Immigration Minister Sean Fraser cannot say when the 40,000 Afghan refugees the government has promised to resettle in Canada will arrive, citing the limited referral capacity of partners and saying it would be irresponsible to give people the false hope of a firm date.
Afghans still waiting to leave the country have said the Canadian government has abandoned them. Many worked alongside the Canadian military and with the embassy in Afghanistan, and now they are terrified of Taliban reprisals. Meanwhile, the country has plunged into a worsening economic and food crisis. Afghans waiting in neighbouring countries are also growing desperate as their savings dwindle, clinging only to the hope that they will receive an e-mail with news from Immigration, Refugees and Citizenship Canada.
In an interview with The Globe and Mail, Mr. Fraser said the capacity of referral organizations in third countries, which identify vulnerable refugees and recommend them to Canada, and extraordinary challenges within Afghanistan make it difficult to set a timeline for resettlement – adding that, as Afghans hang on to every word he says, it would not be fair “to start putting potentially arbitrary markers down.”
The most daunting challenge, he said, is helping people inside Afghanistan: Because of the Taliban, Ottawa must work with its partners in the region to secure safe passage out of the country for those people.
Months ago, the government said it would resettle tens of thousands of Afghan nationals who weren’t able to leave the country before the Taliban returned to power in August. Now, many find themselves in desperate situations inside Afghanistan and in neighbouring countries, waiting for Ottawa to approve their applications.
So far, fewer than 4,000 have made it to Canada, while 1,200 have been approved for resettlement and are waiting in third countries. More than 9,500 inside Afghanistan are also approved and waiting for word from Ottawa.
“I think it’s important that we’re really honest with people that there is an enormous challenge,” Mr. Fraser said. He said Ottawa’s commitment will not waver – that it will make good on its moral obligation to help people who helped Canada, “no matter the scale of this challenge.
“But that doesn’t mean that we’re going to be able to find those individuals in a short period of time and have them resettle in Canada. And I fear that there is a belief amongst some people that it’s supposed to happen tomorrow.”
Mr. Fraser said bringing refugees to Canada from neighbouring countries is taking some time because of a capacity issue among referral partners, which have begun scaling up their operations.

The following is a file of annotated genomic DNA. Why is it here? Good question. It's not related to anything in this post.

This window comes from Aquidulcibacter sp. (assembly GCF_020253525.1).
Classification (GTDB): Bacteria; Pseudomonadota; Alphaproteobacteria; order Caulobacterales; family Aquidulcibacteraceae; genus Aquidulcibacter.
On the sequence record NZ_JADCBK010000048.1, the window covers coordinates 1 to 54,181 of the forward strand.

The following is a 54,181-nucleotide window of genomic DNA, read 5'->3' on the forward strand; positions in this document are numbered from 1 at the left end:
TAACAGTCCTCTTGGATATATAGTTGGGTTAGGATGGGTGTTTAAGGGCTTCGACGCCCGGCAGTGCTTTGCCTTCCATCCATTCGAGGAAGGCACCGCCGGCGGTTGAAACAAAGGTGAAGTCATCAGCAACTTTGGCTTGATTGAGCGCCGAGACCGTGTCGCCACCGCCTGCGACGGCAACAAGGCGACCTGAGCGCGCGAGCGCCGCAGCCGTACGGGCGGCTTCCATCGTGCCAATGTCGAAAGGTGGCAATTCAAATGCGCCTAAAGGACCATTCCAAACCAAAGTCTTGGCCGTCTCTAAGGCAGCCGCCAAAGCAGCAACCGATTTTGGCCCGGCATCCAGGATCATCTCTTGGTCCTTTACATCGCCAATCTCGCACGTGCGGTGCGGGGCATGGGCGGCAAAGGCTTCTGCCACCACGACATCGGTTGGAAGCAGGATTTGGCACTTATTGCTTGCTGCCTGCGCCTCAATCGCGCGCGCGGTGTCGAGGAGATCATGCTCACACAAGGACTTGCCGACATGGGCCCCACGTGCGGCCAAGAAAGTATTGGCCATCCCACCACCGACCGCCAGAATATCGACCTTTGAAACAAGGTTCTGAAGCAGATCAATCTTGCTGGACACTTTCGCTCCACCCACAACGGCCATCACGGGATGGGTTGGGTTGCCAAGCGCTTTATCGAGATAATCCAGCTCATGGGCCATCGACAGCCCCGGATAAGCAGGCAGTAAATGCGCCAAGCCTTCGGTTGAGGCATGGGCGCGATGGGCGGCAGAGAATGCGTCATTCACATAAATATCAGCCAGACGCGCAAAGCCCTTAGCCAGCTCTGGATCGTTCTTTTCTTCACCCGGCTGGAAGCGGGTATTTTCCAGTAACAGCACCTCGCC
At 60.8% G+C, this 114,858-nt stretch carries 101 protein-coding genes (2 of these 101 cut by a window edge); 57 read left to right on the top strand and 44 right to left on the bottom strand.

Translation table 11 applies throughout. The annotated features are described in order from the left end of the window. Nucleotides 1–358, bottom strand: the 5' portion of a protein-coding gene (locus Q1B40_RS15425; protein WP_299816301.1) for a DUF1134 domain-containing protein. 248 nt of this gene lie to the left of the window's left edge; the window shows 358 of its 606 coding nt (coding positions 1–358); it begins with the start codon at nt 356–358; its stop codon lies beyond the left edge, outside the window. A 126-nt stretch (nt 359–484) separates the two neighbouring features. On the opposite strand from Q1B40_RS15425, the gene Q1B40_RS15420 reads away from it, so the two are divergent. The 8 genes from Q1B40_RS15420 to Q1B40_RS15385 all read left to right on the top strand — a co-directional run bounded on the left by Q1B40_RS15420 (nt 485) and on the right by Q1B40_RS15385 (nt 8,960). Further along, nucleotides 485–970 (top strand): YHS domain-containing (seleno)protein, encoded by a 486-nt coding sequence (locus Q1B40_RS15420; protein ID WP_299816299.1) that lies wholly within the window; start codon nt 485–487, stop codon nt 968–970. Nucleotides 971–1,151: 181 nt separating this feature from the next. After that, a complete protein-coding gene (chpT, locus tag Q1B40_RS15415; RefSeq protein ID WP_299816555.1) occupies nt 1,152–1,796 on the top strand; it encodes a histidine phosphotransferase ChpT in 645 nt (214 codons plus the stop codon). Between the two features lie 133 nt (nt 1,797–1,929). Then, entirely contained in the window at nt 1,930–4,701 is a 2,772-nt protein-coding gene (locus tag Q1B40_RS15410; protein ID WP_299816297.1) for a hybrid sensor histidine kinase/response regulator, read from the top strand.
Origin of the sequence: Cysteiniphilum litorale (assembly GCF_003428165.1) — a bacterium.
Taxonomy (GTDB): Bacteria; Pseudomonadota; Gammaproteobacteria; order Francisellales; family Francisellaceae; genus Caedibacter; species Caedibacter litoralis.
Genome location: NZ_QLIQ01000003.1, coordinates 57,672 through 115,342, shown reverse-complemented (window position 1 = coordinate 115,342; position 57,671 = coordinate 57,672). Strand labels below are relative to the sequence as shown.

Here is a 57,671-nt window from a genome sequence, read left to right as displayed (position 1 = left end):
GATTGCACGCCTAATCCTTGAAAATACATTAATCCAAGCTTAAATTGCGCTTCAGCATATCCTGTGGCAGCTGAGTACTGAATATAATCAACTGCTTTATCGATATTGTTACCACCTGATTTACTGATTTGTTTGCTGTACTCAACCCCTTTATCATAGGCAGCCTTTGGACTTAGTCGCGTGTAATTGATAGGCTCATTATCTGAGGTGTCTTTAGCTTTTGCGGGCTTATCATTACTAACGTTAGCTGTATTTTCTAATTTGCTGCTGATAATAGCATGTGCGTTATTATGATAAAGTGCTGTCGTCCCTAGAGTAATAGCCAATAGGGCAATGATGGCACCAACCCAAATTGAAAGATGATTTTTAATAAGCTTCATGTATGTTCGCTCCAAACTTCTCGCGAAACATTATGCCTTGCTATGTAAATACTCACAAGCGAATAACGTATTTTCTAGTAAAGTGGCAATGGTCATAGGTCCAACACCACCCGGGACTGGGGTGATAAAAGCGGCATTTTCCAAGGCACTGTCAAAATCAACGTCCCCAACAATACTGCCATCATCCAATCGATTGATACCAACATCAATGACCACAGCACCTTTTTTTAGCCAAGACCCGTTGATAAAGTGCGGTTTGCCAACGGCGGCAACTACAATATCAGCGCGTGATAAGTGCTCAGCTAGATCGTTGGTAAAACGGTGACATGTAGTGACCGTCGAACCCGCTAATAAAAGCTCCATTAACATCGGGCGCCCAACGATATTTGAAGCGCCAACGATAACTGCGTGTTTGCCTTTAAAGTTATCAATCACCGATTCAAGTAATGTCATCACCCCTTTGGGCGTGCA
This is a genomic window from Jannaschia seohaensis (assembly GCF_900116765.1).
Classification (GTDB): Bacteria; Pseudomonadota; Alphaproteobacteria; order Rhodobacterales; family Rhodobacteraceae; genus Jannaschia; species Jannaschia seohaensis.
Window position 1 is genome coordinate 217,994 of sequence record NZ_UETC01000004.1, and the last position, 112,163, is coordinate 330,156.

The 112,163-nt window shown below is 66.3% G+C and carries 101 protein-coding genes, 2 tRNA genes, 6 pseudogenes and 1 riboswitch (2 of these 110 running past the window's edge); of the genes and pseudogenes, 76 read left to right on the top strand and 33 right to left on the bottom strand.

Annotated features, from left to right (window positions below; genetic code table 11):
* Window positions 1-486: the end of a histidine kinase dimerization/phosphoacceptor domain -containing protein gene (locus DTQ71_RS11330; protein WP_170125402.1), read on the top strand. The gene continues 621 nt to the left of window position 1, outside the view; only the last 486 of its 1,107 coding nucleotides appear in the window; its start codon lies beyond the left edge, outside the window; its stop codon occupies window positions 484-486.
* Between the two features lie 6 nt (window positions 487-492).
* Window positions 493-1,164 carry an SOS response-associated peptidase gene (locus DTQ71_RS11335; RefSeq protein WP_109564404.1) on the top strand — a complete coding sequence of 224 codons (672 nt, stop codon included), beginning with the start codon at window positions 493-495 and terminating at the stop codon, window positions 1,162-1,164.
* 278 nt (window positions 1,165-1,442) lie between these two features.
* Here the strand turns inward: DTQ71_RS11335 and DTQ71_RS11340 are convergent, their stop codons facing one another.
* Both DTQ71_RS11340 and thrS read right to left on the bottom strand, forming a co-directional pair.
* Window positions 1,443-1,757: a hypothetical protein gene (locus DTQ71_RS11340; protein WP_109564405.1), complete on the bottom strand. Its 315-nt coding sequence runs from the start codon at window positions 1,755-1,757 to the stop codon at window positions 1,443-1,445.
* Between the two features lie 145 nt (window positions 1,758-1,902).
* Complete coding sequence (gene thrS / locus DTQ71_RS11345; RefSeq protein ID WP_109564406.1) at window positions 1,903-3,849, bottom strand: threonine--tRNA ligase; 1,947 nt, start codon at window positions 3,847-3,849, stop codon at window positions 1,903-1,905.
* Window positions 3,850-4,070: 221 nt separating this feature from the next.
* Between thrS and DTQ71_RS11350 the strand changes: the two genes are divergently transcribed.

“To date referrals have not been happening in large numbers from some of the largest partners that we traditionally work with,” he said.
His office said the United Nations High Commissioner for Refugees (UNHCR) has not referred anyone to Canada yet under a new humanitarian program. The 400 refugees who have arrived in Canada so far under the program were referred by other partners, including NATO.
The UN refugee agency’s representative in Canada, Rema Jamous Imseis, said the UNHCR will be referring refugees who are most at risk. Some will have recently fled the Taliban, while others will come from longstanding caseloads.
“Conversations, discussions, consultations, planning – all of that is actively under way, and we are and have been, for several months, standing up and scaling the presence required in neighbouring countries,” she said.
Meanwhile, Afghans inside and outside the country continue to wait for an update from Ottawa.
Lauryn Oates, the executive director of Canadian Women for Women in Afghanistan, said that even before Kabul fell in August, her staff wanted out and applied. Two staff members and their families have made it to Canada. But most are waiting to hear from Immigration, with two people and their families waiting in Pakistan and the rest in Afghanistan.
Ms. Oates said she is hopeful that, with a change in minister, there is a “chance for a reset,” adding that her experience is the same as that of many NGOs.
“Even just communicate, send a reply that says: Look, we’re gonna do our best to give you an answer by the end of December, so people have something,” she said. “It seems to be a failure of bureaucracy and an inability to adapt to an emergency … the needs of human beings who are real people with real families who just want to know what the hell is going to happen to them.”
Mr. Fraser said he sees an opportunity to improve communication and the transparency of a person’s status. Ottawa owes that to people who are “hanging on to every word that’s coming out of the mouth of a government official.”
Personally, he said, he knows the consequences for people Canada has offered to help – that people’s lives are at stake.
“That’s the kind of thing that you think about when you go to bed at night and you ask yourself, ‘Am I bringing the level of dedication and talent to this job that the magnitude of the task demands?’ And I hope to God I do.”
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